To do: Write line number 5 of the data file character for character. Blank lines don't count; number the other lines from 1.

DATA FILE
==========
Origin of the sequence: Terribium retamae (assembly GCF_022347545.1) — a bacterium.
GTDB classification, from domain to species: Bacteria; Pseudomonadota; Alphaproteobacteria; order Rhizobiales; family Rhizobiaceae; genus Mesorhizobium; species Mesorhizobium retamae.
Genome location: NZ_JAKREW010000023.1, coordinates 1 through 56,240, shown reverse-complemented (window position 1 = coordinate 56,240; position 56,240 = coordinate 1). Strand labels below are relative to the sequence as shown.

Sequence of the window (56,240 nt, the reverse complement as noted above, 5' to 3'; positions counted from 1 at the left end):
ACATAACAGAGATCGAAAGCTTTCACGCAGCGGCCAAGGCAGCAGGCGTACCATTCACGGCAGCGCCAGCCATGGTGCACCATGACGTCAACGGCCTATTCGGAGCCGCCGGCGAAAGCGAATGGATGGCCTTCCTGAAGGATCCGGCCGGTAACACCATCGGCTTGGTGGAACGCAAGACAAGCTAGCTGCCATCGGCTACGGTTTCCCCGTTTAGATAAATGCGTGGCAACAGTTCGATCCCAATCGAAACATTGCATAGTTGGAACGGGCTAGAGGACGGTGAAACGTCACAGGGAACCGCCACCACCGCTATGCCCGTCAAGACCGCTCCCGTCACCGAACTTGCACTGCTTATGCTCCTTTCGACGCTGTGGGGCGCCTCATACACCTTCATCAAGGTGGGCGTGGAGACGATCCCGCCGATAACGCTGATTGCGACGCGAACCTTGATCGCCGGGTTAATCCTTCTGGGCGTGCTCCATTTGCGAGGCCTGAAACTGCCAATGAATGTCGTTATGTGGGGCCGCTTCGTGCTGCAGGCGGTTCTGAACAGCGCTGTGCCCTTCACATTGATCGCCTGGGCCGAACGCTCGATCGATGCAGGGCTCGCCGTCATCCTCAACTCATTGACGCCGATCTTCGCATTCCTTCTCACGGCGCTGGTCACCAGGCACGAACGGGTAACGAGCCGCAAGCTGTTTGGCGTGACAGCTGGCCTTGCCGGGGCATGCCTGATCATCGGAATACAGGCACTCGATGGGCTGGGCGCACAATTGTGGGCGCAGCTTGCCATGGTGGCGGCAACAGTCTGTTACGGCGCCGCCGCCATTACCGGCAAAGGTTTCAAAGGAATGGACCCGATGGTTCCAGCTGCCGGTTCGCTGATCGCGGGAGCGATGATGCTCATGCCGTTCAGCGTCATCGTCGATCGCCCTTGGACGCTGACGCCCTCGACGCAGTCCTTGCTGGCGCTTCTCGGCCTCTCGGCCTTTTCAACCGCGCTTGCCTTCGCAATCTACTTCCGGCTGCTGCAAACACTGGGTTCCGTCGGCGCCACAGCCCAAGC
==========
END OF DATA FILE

ACATAACAGAGATCGAAAGCTTTCACGCAGCGGCCAAGGCAGCAGGCGTACCATTCACGGCAGCGCCAGCCATGGTGCACCATGACGTCAACGGCCTATTCGGAGCCGCCGGCGAAAGCGAATGGATGGCCTTCCTGAAGGATCCGGCCGGTAACACCATCGGCTTGGTGGAACGCAAGACAAGCTAGCTGCCATCGGCTACGGTTTCCCCGTTTAGATAAATGCGTGGCAACAGTTCGATCCCAATCGAAACATTGCATAGTTGGAACGGGCTAGAGGACGGTGAAACGTCACAGGGAACCGCCACCACCGCTATGCCCGTCAAGACCGCTCCCGTCACCGAACTTGCACTGCTTATGCTCCTTTCGACGCTGTGGGGCGCCTCATACACCTTCATCAAGGTGGGCGTGGAGACGATCCCGCCGATAACGCTGATTGCGACGCGAACCTTGATCGCCGGGTTAATCCTTCTGGGCGTGCTCCATTTGCGAGGCCTGAAACTGCCAATGAATGTCGTTATGTGGGGCCGCTTCGTGCTGCAGGCGGTTCTGAACAGCGCTGTGCCCTTCACATTGATCGCCTGGGCCGAACGCTCGATCGATGCAGGGCTCGCCGTCATCCTCAACTCATTGACGCCGATCTTCGCATTCCTTCTCACGGCGCTGGTCACCAGGCACGAACGGGTAACGAGCCGCAAGCTGTTTGGCGTGACAGCTGGCCTTGCCGGGGCATGCCTGATCATCGGAATACAGGCACTCGATGGGCTGGGCGCACAATTGTGGGCGCAGCTTGCCATGGTGGCGGCAACAGTCTGTTACGGCGCCGCCGCCATTACCGGCAAAGGTTTCAAAGGAATGGACCCGATGGTTCCAGCTGCCGGTTCGCTGATCGCGGGAGCGATGATGCTCATGCCGTTCAGCGTCATCGTCGATCGCCCTTGGACGCTGACGCCCTCGACGCAGTCCTTGCTGGCGCTTCTCGGCCTCTCGGCCTTTTCAACCGCGCTTGCCTTCGCAATCTACTTCCGGCTGCTGCAAACACTGGGTTCCGTCGGCGCCACAGCCCAAGC